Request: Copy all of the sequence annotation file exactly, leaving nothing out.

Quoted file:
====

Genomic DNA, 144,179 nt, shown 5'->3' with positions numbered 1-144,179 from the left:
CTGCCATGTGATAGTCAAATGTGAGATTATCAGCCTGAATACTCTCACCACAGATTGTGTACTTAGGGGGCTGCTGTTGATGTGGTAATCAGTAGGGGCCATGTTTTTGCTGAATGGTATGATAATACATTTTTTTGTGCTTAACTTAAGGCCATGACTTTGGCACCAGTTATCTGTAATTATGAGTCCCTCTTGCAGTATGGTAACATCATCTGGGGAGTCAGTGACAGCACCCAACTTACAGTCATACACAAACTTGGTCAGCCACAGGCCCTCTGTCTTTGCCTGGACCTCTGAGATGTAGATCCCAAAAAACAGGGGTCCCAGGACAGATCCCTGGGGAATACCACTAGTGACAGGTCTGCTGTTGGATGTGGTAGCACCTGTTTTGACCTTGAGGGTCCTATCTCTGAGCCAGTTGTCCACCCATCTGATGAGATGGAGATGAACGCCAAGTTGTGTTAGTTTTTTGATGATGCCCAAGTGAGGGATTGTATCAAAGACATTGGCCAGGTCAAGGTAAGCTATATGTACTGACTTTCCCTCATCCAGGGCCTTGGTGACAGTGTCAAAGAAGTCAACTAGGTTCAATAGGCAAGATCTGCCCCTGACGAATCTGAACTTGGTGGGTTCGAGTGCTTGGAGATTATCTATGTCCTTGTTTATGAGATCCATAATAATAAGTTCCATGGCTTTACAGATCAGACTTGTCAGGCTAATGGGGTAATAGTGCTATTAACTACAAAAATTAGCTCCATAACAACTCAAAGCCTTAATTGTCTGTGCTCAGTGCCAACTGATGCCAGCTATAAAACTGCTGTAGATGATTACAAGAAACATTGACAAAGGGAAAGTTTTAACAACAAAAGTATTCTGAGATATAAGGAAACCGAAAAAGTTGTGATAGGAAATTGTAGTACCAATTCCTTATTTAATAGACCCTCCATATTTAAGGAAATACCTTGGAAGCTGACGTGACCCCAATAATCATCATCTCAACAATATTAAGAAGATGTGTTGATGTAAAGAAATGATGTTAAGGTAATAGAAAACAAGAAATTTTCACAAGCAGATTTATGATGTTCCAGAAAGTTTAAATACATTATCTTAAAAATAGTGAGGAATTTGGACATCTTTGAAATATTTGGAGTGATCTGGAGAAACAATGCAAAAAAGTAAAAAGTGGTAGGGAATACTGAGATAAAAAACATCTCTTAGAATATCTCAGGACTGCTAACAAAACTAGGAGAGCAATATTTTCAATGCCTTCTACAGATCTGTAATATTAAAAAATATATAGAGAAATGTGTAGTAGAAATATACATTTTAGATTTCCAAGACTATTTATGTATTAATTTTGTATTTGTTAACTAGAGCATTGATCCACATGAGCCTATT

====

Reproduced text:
Genomic DNA, 144,179 nt, shown 5'->3' with positions numbered 1-144,179 from the left:
CTGCCATGTGATAGTCAAATGTGAGATTATCAGCCTGAATACTCTCACCACAGATTGTGTACTTAGGGGGCTGCTGTTGATGTGGTAATCAGTAGGGGCCATGTTTTTGCTGAATGGTATGATAATACATTTTTTTGTGCTTAACTTAAGGCCATGACTTTGGCACCAGTTATCTGTAATTATGAGTCCCTCTTGCAGTATGGTAACATCATCTGGGGAGTCAGTGACAGCACCCAACTTACAGTCATACACAAACTTGGTCAGCCACAGGCCCTCTGTCTTTGCCTGGACCTCTGAGATGTAGATCCCAAAAAACAGGGGTCCCAGGACAGATCCCTGGGGAATACCACTAGTGACAGGTCTGCTGTTGGATGTGGTAGCACCTGTTTTGACCTTGAGGGTCCTATCTCTGAGCCAGTTGTCCACCCATCTGATGAGATGGAGATGAACGCCAAGTTGTGTTAGTTTTTTGATGATGCCCAAGTGAGGGATTGTATCAAAGACATTGGCCAGGTCAAGGTAAGCTATATGTACTGACTTTCCCTCATCCAGGGCCTTGGTGACAGTGTCAAAGAAGTCAACTAGGTTCAATAGGCAAGATCTGCCCCTGACGAATCTGAACTTGGTGGGTTCGAGTGCTTGGAGATTATCTATGTCCTTGTTTATGAGATCCATAATAATAAGTTCCATGGCTTTACAGATCAGACTTGTCAGGCTAATGGGGTAATAGTGCTATTAACTACAAAAATTAGCTCCATAACAACTCAAAGCCTTAATTGTCTGTGCTCAGTGCCAACTGATGCCAGCTATAAAACTGCTGTAGATGATTACAAGAAACATTGACAAAGGGAAAGTTTTAACAACAAAAGTATTCTGAGATATAAGGAAACCGAAAAAGTTGTGATAGGAAATTGTAGTACCAATTCCTTATTTAATAGACCCTCCATATTTAAGGAAATACCTTGGAAGCTGACGTGACCCCAATAATCATCATCTCAACAATATTAAGAAGATGTGTTGATGTAAAGAAATGATGTTAAGGTAATAGAAAACAAGAAATTTTCACAAGCAGATTTATGATGTTCCAGAAAGTTTAAATACATTATCTTAAAAATAGTGAGGAATTTGGACATCTTTGAAATATTTGGAGTGATCTGGAGAAACAATGCAAAAAAGTAAAAAGTGGTAGGGAATACTGAGATAAAAAACATCTCTTAGAATATCTCAGGACTGCTAACAAAACTAGGAGAGCAATATTTTCAATGCCTTCTACAGATCTGTAATATTAAAAAATATATAGAGAAATGTGTAGTAGAAATATACATTTTAGATTTCCAAGACTATTTATGTATTAATTTTGTATTTGTTAACTAGAGCATTGATCCACATGAGCCTATT